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Structural Safety xxx (2010) xxxxxx

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Structural Safety

journal homepage: www.elsevier .com/locate /s t rusafe

Computational intelligence methods for the efficient reliability analysisof complex flood defence structures

Greer B. Kingston a, Mohammadreza Rajabalinejad b, Ben P. Gouldby a,, Pieter H.A.J.M. Van Gelder ba HR Wallingford Ltd., Howbery Park, Wallingford, Oxfordshire OX10 8BA, United Kingdomb Faculty of Civil Engineering and Geosciences, Delft University of Technology, 2600 GA Delft, The Netherlands

a r t i c l e i n f o

Article history:Received 24 November 2008Received in revised form 12 August 2010Accepted 19 August 2010Available online xxxx

Keywords:Flood defenceStructural reliabilityArtificial neural networksGenetic algorithmsAdaptive samplingResponse surface function

0167-4730/$ - see front matter 2010 Published bydoi:10.1016/j.strusafe.2010.08.002

Corresponding author.E-mail addresses: g.kingston@hrwallingford.co.u

by@hrwallingford.co.uk (B.P. Gouldby).

Please cite this article in press as: Kingston GBstructures. Struct Saf (2010), doi:10.1016/j.stru

a b s t r a c t

With the continual rise of sea levels and deterioration of flood defence structures over time, it is no longerappropriate to define a design level of flood protection, but rather, it is necessary to estimate the reliabil-ity of flood defences under varying and uncertain conditions. For complex geotechnical failure mecha-nisms, it is often necessary to employ computationally expensive finite element methods to analysedefence and soil behaviours; however, methods available for structural reliability analysis are generallynot suitable for direct application to such models where the limit state function is only defined implicitly.In this study, an artificial neural network is used as a response surface function to efficiently emulate thecomplex finite element model within a Monte Carlo simulation. To ensure the successful and robustimplementation of this approach, a genetic algorithm adaptive sampling method is designed and appliedto focus sampling of the implicit limit state function towards the limit state region in which the accuracyof the estimated response is of the greatest importance to the estimated structural reliability. The accu-racy and gains in computational efficiency obtainable using the proposed method are demonstratedwhen applied to the 17th Street Canal flood wall which catastrophically failed when Hurricane Katrinahit New Orleans in 2005.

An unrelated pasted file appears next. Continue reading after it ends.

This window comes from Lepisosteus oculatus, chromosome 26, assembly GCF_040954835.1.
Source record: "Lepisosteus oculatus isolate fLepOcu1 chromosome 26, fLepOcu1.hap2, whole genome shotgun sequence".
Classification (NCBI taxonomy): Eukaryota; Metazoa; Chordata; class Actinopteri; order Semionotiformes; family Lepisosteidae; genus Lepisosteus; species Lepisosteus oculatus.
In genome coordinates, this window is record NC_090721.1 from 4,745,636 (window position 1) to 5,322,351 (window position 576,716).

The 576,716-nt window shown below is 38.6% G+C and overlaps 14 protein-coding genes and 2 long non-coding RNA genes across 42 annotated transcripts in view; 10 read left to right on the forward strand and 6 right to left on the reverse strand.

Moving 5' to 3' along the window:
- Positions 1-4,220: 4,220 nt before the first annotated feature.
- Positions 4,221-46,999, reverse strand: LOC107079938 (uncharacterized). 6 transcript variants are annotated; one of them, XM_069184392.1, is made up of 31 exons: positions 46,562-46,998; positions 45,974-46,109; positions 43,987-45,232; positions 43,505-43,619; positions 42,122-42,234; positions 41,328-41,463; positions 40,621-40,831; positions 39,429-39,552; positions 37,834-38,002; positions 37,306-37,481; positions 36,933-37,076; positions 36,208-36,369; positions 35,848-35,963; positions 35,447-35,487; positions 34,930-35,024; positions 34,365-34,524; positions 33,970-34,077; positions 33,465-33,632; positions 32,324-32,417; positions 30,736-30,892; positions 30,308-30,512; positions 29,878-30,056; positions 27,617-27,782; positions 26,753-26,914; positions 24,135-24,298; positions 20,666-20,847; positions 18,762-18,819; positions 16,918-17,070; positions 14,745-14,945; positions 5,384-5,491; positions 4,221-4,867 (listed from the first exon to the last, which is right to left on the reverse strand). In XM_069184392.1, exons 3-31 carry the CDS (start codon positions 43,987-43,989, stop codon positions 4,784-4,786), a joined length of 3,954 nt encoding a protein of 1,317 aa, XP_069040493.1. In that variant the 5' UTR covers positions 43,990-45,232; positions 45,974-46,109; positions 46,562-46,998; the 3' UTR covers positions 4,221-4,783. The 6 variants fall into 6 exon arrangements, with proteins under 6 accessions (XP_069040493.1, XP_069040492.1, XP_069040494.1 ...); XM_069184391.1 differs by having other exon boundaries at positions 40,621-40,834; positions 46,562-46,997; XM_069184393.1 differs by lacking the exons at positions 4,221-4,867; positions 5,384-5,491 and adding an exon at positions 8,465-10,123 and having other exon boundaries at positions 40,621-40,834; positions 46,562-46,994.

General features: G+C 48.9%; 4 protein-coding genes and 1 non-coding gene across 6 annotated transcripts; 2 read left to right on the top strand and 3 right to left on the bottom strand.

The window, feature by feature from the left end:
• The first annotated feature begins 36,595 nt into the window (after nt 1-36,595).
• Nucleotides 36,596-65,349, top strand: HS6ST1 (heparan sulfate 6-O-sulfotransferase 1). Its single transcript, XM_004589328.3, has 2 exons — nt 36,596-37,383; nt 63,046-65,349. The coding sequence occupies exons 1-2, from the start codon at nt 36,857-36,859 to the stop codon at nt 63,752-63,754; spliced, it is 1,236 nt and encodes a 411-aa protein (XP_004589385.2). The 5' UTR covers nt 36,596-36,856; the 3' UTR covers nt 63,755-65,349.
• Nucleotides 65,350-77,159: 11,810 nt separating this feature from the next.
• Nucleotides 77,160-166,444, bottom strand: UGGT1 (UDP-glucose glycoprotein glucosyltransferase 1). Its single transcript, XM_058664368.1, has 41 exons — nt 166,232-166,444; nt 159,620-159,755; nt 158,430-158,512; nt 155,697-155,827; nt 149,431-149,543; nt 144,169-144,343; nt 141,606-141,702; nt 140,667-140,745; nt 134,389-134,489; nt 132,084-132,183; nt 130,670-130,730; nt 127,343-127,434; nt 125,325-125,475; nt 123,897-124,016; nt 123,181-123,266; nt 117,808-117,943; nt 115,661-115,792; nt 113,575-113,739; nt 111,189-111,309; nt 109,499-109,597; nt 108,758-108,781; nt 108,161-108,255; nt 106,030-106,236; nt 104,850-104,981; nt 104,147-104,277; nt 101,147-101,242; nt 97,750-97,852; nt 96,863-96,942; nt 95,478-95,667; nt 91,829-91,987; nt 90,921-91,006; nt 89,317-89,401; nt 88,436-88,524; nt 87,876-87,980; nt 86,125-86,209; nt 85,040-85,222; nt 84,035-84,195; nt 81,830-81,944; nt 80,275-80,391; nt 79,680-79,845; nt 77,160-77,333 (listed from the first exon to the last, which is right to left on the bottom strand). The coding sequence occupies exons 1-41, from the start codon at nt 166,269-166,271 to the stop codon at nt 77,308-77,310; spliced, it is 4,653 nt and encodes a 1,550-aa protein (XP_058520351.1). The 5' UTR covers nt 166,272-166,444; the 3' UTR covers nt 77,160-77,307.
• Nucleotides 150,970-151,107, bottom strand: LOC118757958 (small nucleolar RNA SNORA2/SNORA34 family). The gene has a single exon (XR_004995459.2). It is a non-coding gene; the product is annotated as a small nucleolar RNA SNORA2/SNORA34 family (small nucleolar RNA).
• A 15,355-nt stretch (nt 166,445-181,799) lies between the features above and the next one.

2010 Published by Elsevier Ltd.

1. Introduction

Floods are a widespread and potentially devastating naturalhazard. Recent serious flood events throughout the world, suchas the 2002 and 2005 European floods, the New Orleans event in2005 [1,2] and the 2007 UK summer floods [3], have prompted ashift away from flood protection policies that consider a standardof protection towards risk-based flood assessment methods, whichtake into account the probability of flooding and the related conse-quences. In much of the developed world, the probability of flood-ing has been modified by the construction of flood defences (e.g.dikes, flood gates), which form an important part of a broaderapproach to integrated flood risk management. Thus, to supportcredible estimates of the probability of flood inundation, the struc-tural reliability of flood defences, given uncertain strength andloading conditions, must be taken into account.